t's finally here: Steven Spielberg's Lincoln, which chronicles the last few months of Abraham Lincoln's life, has hit theaters in limited release today — and Daniel Day-Lewis' performance in the title role is earning the flood of raves many critics has predicted. (Watch a trailer below.) Those same critics have pegged the famously committed Method actor, who's already won two Academy Awards, as an early Oscar favorite for his depiction of the iconic president. The awards ceremony won't air until February of 2013 — but should the Academy just go ahead and engrave Day-Lewis' name on the Best Actor statuette now?
Day-Lewis is essentially a lock — and rightly so: "Get your Oscar bets in early, because we may have a winner," says Justin Craig at Fox News. Day-Lewis brilliantly offers a Lincoln that is "subtle, elegant, poignant, and always commanding." Perhaps most impressively, while most pop-cultural depictions of Lincoln fail to "bring the iconic figure out of the history texts and humanize him," Day-Lewis finds the real man behind the legend: A bold, compassionate leader, but also a "sly salesman," a "loving father," and "an argumentative husband."
"Lincoln: Did Daniel Day-Lewis just win the Oscar?"
And he holds the sprawling Lincoln together: Day-Lewis' performance ensures that this potentially preachy "political essay is grounded in a character study just as nuanced," says Rick Groen at Canada's The Globe and Mail. The actor captures the 16th president's legendarily fiery oration, but he also "lightens the film with surprising bursts of comedy," juggling "all these conflicting facets" of Lincoln and making them cohere into a single man.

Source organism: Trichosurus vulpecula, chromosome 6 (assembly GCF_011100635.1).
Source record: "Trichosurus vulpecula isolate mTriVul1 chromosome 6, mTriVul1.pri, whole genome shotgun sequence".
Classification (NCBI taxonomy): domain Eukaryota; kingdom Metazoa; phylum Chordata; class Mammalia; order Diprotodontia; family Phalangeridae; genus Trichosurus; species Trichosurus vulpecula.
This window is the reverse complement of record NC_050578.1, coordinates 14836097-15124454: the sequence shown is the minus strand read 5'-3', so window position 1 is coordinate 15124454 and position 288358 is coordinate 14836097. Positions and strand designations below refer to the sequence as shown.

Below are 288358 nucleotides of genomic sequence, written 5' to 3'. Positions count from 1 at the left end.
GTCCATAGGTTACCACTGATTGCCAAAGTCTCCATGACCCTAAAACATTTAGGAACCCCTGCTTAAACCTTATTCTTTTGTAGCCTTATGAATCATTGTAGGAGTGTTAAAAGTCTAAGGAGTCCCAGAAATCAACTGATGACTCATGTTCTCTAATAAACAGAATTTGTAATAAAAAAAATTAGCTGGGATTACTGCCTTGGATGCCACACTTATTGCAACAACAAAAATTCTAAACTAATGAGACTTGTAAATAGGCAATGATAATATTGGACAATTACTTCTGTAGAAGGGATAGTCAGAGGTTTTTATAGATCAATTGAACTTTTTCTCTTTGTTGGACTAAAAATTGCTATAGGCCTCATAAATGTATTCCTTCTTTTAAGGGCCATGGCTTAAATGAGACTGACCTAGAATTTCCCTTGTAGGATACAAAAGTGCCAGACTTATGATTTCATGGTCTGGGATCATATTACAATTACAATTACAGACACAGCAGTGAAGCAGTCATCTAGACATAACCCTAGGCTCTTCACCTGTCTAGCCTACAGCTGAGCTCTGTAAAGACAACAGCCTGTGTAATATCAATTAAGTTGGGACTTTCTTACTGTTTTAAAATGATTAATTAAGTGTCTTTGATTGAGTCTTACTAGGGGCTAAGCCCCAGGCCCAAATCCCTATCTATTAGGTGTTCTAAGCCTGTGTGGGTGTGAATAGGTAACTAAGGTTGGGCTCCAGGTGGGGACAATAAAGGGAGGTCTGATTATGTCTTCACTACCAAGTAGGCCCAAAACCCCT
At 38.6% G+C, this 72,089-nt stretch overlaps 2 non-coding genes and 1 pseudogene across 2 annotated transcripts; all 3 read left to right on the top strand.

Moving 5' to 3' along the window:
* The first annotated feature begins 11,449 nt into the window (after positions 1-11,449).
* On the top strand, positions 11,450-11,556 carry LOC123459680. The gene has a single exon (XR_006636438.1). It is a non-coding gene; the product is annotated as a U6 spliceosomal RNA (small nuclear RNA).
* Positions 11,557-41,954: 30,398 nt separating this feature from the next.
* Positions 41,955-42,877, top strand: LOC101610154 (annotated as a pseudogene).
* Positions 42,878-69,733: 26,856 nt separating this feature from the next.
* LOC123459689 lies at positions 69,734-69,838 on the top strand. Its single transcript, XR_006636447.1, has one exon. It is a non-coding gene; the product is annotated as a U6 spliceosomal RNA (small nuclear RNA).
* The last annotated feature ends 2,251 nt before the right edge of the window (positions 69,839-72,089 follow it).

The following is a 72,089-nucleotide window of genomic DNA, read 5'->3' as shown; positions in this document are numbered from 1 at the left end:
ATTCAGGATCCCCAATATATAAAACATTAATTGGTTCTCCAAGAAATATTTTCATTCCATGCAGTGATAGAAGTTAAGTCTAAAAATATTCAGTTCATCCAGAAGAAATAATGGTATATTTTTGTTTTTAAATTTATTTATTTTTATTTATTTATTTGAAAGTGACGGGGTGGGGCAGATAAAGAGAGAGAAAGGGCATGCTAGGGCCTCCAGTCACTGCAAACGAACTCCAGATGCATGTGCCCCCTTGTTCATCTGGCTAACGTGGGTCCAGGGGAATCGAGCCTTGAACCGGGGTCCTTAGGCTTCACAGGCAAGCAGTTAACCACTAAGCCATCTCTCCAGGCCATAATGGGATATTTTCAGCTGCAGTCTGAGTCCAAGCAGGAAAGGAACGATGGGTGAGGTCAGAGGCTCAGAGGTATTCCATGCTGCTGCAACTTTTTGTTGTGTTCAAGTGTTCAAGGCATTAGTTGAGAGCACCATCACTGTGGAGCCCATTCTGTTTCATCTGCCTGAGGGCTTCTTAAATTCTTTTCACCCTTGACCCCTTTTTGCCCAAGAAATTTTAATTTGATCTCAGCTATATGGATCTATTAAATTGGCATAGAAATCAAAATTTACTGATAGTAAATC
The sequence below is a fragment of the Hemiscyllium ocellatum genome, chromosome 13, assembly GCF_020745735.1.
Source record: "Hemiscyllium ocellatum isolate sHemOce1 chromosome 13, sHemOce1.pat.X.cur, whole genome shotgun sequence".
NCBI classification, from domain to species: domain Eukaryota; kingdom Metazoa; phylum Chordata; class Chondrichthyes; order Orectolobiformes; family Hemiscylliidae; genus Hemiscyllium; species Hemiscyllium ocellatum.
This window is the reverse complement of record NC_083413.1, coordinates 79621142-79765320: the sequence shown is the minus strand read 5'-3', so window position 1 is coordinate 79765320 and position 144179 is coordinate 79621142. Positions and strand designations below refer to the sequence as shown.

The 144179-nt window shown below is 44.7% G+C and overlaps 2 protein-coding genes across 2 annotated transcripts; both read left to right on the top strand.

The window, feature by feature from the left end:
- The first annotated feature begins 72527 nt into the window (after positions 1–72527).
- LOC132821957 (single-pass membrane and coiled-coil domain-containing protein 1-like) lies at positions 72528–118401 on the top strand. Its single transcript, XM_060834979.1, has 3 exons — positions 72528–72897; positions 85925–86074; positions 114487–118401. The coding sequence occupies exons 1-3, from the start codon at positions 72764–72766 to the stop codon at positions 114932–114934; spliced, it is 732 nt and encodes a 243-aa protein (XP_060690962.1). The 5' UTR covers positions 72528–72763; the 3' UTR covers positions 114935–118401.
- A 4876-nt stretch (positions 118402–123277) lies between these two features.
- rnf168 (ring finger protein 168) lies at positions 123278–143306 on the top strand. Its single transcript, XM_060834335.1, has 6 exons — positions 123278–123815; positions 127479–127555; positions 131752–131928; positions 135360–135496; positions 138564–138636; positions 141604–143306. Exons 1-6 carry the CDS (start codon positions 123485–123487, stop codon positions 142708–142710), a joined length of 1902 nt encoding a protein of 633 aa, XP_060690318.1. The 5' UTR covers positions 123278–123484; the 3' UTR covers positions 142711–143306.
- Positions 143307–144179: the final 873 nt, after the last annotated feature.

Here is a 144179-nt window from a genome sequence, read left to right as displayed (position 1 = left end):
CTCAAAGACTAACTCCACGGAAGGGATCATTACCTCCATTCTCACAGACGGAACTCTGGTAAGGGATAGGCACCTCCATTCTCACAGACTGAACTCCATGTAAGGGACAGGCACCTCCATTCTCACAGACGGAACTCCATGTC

"Lincoln: A wordy but riveting piece of political drama"
But his performance is stronger than the rest of the film: Day-Lewis mesmerizes as Honest Abe, but that's not enough to "rescue Spielberg's misguided drama from the dry, bony clutches of mediocrity," says Sean O'Connell at CinemaBlend. Lincoln "only comes alive on the rare occasions that Day-Lewis is able to express, with convincing fervor, Lincoln's desire to heal his torn and tattered Union." The rest of the film is slower and duller, as "a near-comical [number] of mustachioed thespians" debate an amendment we all know will succeed. Lincoln is an "admirable history lesson" — but a disappointing movie.
Consensus: The film's flaws aside, Day-Lewis should start writing a fiery Oscar acceptance speech.
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